Business Hong Kong

Qantas to review Jetstar Hong Kong after bid rejection

Australia’s flag carrier airline will review its low-cost subsidiary’s operations in Hong Kong after the company’s bid to run more flights in and out of the territory was rejected by the Air Transport Licensing Authority.

Jetstar, a budget airline owned by Qantas Airways, had applied to the authority to operate more scheduled services out of Hong Kong International Airport.

In a statement, Qantas CEO Alan Joyce described the news as “disappointing” for both Jetstar Hong Kong as well as travellers.

“It’s the travelling public who have lost out, because the message from this decision is that Hong Kong appears closed to fresh aviation investment even when it is majority locally owned and controlled,” he said.

“At a time when aviation markets across Asia are opening up, Hong Kong is going in the opposite direction. Given the importance of aviation to global commerce, shutting the door to new competition can only serve the vested interests already installed in that market.”

The airline did not say if it would appeal the judgement.

Jetstar Airbus A330-200

Jetstar Airbus A330-200. Photo: Wikicommons

Jetstar Hong Kong was founded in 2012 as a joint venture between the Qantas Group, China Eastern Airlines, and Shun Tak Holdings. Each partner holds one-third of the shares but Shun Tak retains 51 percent of the voting rights, meaning it exercises ultimate control over the airline’s Hong Kong operations.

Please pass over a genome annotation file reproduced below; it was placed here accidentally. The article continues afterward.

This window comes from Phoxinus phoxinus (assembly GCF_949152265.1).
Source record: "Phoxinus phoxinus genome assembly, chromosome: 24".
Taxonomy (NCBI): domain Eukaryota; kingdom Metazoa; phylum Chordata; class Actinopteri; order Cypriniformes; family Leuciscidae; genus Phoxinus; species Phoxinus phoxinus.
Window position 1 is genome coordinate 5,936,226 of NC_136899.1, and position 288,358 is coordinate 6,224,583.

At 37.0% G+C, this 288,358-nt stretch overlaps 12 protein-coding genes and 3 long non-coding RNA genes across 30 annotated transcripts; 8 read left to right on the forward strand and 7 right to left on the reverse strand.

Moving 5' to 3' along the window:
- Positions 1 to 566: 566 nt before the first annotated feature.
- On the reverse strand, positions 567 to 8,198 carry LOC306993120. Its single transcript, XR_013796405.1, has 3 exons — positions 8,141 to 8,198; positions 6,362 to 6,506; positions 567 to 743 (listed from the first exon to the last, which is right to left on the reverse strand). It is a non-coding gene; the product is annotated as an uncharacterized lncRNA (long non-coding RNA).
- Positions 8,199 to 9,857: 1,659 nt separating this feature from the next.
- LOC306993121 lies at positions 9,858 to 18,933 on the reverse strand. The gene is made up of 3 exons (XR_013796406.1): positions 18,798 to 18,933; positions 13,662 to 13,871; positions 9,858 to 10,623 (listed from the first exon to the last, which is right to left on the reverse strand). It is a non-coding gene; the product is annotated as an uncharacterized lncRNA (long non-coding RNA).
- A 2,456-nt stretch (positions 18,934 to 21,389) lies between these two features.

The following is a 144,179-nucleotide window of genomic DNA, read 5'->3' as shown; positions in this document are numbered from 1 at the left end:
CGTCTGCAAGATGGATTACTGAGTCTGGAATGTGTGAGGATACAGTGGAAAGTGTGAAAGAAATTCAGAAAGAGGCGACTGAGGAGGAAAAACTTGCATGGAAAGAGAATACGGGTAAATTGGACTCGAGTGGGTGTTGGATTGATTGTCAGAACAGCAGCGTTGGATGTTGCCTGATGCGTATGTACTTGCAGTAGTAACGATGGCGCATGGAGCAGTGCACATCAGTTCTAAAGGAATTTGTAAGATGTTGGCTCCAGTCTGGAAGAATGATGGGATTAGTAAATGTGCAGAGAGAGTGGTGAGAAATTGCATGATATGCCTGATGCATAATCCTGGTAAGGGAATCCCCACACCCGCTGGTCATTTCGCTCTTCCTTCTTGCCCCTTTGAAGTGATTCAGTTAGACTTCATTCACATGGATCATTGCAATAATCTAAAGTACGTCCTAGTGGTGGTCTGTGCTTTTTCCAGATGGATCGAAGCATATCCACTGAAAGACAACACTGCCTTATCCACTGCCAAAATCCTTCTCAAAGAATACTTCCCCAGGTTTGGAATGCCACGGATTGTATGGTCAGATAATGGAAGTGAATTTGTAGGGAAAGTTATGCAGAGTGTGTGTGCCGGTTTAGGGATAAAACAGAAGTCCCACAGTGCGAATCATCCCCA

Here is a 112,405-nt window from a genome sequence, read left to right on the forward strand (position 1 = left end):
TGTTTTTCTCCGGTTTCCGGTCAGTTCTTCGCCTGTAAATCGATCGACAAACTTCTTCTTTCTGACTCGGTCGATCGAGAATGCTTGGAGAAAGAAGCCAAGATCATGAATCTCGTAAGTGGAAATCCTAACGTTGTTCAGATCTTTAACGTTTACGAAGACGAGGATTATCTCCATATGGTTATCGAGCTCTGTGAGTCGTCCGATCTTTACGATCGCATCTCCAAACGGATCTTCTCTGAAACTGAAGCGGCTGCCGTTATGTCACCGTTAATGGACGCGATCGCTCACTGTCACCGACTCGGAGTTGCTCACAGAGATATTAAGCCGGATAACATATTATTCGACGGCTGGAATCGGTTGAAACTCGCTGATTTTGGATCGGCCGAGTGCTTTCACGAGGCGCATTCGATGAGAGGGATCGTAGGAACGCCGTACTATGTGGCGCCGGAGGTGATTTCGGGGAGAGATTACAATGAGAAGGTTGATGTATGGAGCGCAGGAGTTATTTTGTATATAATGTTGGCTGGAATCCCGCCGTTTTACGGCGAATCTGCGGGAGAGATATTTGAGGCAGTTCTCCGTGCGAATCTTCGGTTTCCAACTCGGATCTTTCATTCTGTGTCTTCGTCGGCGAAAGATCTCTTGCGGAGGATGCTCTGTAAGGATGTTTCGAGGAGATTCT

Jetstar submitted its application for an operating license in 2013, and a public inquiry into the application was held amid opposition from the big four local airlines: Cathay Pacific, Dragonair, Hong Kong Airlines, and Hong Kong Airways Express.

After a two-year wait and month-long public inquiry into the bid, Jetstar Hong Kong’s application was turned down because the airline’s principle place of business is not Hong Kong. In their judgement, the panel said they did not feel Jetstar Hong Kong could “make its decisions independently from that of the two foreign shareholders.”

Jetstar had argued that 70 percent of the board is from Hong Kong and that all local operations would be managed independently of its main office in Melbourne.

Hong Kong International Airport

Hong Kong International Airport. Photo: Wikicommons

The operating license would have allowed Jetstar to schedule more flights from Hong Kong to some of Asia’s most popular holiday destinations, including cities across China, South Korea, Japan, and the Philippines.

Whilst the Licensing Authority was considering Jetstar’s application, the airline was forced to sell some of its fleet. According to Australian Aviation, Jetstar had to sell eight of its nine A320 jetliners. The most recent sale took place in March, when two such aircraft were sold to a Chinese company for US$83 million.

Jetstar Airways was established in 2003 and flies to 35 different destinations.

Qantas to review Jetstar Hong Kong after bid rejection